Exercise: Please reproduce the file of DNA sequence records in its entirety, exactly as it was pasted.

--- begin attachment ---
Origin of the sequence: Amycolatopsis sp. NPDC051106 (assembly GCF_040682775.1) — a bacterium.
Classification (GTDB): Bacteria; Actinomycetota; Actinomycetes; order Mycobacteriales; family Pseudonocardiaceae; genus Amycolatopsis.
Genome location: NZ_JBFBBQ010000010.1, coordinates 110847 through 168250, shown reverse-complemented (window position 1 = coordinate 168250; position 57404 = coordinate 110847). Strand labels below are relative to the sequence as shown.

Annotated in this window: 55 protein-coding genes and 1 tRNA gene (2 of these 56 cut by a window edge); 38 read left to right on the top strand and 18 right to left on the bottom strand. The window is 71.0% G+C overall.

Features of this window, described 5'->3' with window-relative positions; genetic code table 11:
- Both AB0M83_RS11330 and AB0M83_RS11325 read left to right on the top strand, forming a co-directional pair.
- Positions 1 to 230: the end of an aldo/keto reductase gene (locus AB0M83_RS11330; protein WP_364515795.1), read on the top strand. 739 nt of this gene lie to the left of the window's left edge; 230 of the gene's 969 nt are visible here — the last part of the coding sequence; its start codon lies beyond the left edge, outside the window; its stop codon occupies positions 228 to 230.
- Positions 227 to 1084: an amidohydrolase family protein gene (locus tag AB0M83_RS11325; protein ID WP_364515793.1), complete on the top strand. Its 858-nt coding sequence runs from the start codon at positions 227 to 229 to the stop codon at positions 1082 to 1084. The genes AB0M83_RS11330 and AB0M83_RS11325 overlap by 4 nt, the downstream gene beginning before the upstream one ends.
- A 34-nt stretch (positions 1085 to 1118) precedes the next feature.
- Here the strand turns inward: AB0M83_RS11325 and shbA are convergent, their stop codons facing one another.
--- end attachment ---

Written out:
Origin of the sequence: Amycolatopsis sp. NPDC051106 (assembly GCF_040682775.1) — a bacterium.
Classification (GTDB): Bacteria; Actinomycetota; Actinomycetes; order Mycobacteriales; family Pseudonocardiaceae; genus Amycolatopsis.
Genome location: NZ_JBFBBQ010000010.1, coordinates 110847 through 168250, shown reverse-complemented (window position 1 = coordinate 168250; position 57404 = coordinate 110847). Strand labels below are relative to the sequence as shown.

Annotated in this window: 55 protein-coding genes and 1 tRNA gene (2 of these 56 cut by a window edge); 38 read left to right on the top strand and 18 right to left on the bottom strand. The window is 71.0% G+C overall.

Features of this window, described 5'->3' with window-relative positions; genetic code table 11:
- Both AB0M83_RS11330 and AB0M83_RS11325 read left to right on the top strand, forming a co-directional pair.
- Positions 1 to 230: the end of an aldo/keto reductase gene (locus AB0M83_RS11330; protein WP_364515795.1), read on the top strand. 739 nt of this gene lie to the left of the window's left edge; 230 of the gene's 969 nt are visible here — the last part of the coding sequence; its start codon lies beyond the left edge, outside the window; its stop codon occupies positions 228 to 230.
- Positions 227 to 1084: an amidohydrolase family protein gene (locus tag AB0M83_RS11325; protein ID WP_364515793.1), complete on the top strand. Its 858-nt coding sequence runs from the start codon at positions 227 to 229 to the stop codon at positions 1082 to 1084. The genes AB0M83_RS11330 and AB0M83_RS11325 overlap by 4 nt, the downstream gene beginning before the upstream one ends.
- A 34-nt stretch (positions 1085 to 1118) precedes the next feature.
- Here the strand turns inward: AB0M83_RS11325 and shbA are convergent, their stop codons facing one another.